Generic Drug Makers Cannot be Sued for Lack of Warnings
Generic drug companies cannot be sued for failing to provide adequate warnings about their products' potential side effects, the Supreme Court ruled Thursday. Brand-name drug makers are required by federal law to label drugs with government-approved warnings, and to update those warnings when new problems arise. But the court ruled 5 to 4 that while brand-name drug makers can be found liable for injuries that may have been caused by insufficient warnings, the same legal duty does not apply to those who make copy-cat, lower-cost generic drugs, which account for about 75 percent of the prescriptions written nationally. Under federal law, generics are required to carry the same warning labels as their brand-name counterparts—but if a brand-name drug doesn't display the appropriate warning, the generic can't be held responsible if it doesn't either. States, on the other hand, hold both parties responsible. The court ruled that federal law trumps state law. The justices acknowledged that the ruling, which brought strong dissent from the divided court, creates a double standard: "As a result of today's decision, whether a consumer harmed by inadequate warnings can obtain relief turns solely on the happenstance of whether her pharmacist filled her prescription with a brand-name or generic drug," Justice Sonia Sotomayor wrote, according to The Washington Post. "The court gets one thing right: This outcome makes little sense."
Overmedication: Are Americans Taking Too Many Drugs?
Socrates once declared that medicine "acts as both remedy and poison" and that "this charm, this spellbinding virtue, this power of fascination, can be—alternately or simultaneously—beneficent or maleficent." Modern America clearly appreciates the benefits. Today, a full 61 percent of adults use at least one drug to treat a chronic health problem, a nearly 15 percent rise since 2001, U.S. News reported in October 2010. More than 1 in 4 seniors gulp down at least five medications daily. The trend has multiple causes: a spike in diabetes, heart disease, and arthritis related to obesity; revised medical guidelines that treat high blood sugar, hypertension, and high cholesterol sooner; and a multibillion-dollar push by pharmaceutical companies to speak directly to consumers about the payoff in trusting our hearts to Lipitor, say, or taking Boniva to help stop bone loss.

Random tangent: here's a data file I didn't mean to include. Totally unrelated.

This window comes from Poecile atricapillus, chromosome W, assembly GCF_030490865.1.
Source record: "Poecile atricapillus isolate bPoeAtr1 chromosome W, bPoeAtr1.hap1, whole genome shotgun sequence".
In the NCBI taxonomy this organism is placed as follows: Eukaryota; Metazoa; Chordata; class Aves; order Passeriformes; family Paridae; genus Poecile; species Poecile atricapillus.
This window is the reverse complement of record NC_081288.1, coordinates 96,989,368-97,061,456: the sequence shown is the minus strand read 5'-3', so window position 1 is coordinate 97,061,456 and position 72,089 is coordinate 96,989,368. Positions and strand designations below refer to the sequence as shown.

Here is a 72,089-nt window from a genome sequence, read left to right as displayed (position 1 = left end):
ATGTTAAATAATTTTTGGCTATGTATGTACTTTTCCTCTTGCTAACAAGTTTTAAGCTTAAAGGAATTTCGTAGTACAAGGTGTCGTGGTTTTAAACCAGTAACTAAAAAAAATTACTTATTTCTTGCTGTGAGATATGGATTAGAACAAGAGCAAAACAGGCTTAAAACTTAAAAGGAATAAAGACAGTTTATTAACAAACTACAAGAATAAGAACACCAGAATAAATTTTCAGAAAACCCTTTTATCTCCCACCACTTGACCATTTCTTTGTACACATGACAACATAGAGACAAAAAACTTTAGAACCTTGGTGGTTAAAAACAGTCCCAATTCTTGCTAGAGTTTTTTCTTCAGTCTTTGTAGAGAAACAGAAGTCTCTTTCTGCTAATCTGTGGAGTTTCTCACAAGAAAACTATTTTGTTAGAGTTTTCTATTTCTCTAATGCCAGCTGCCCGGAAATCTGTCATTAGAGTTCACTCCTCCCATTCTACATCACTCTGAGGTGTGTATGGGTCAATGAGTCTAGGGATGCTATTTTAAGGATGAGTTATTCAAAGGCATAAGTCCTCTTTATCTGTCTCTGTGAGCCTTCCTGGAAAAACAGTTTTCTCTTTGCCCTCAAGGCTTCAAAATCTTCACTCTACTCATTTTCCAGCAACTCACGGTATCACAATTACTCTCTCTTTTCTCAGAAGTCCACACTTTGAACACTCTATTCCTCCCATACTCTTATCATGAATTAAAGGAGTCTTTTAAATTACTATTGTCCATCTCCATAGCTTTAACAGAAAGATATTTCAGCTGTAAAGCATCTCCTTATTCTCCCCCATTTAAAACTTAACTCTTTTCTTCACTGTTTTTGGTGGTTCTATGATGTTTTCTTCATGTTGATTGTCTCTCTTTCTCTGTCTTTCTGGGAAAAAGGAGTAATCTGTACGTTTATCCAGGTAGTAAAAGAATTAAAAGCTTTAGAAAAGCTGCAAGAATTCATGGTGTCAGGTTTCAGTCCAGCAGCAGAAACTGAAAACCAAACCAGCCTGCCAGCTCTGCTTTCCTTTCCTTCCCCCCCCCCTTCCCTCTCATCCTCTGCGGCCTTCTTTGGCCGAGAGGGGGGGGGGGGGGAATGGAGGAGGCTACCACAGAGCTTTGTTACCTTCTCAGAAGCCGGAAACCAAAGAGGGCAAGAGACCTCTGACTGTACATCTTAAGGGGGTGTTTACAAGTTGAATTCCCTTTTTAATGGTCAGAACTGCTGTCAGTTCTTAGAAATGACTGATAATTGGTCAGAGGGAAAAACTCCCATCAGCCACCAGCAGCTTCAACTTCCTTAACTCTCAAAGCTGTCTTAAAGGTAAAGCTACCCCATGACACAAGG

Therapeutic advances have, no question, proved lifesaving for many. Heart disease deaths have dropped steadily over the past 15 years, for example, thanks in large part to cholesterol-lowering statins and clot-busting drugs administered during heart attacks and strokes. But a growing chorus of experts worries that one unintended effect of all the pharmacological success is that many people may be blithely taking drugs they don't need, potentially setting themselves up for severe consequences. Clinical trials that prove a medicine safe and effective may demonstrate nothing about long-term risks or whether it benefits elderly folks or people with multiple health issues; usually new drugs are tested for just three or so years in a few thousand middle-age adults with a single particular problem. Given that a drug's serious side effects might show up only after months or years on the market, someone whose dangerous heart disease can't be controlled by existing meds has a much clearer incentive to try a new drug than people with a mild condition. [Read more: Overmedication: Are Americans Taking Too Many Drugs?]
A Doctor's Practical Guide to Prescription Drugs
A study of nearly 200,000 outpatient electronic prescriptions published last year in the Journal of General Internal Medicine drew a stunning conclusion: nearly 3 in 10 new prescriptions were never filled at the pharmacy. To make matters worse, patients who pick up their medications frequently find the instructions difficult to understand, family physician Kenny Lin writes for U.S. News. There is little consistency in how pharmacies format their prescription labels, which can lead to confusion if a patient uses more than one pharmacy. Taking several medications is even more challenging. According to a recent report in the journal Archives of Internal Medicine, only 15 percent of older adults were able to correctly consolidate a 7-drug regimen into 4 doses per day, and adults with lower literacy or less formal education were even less capable of doing so.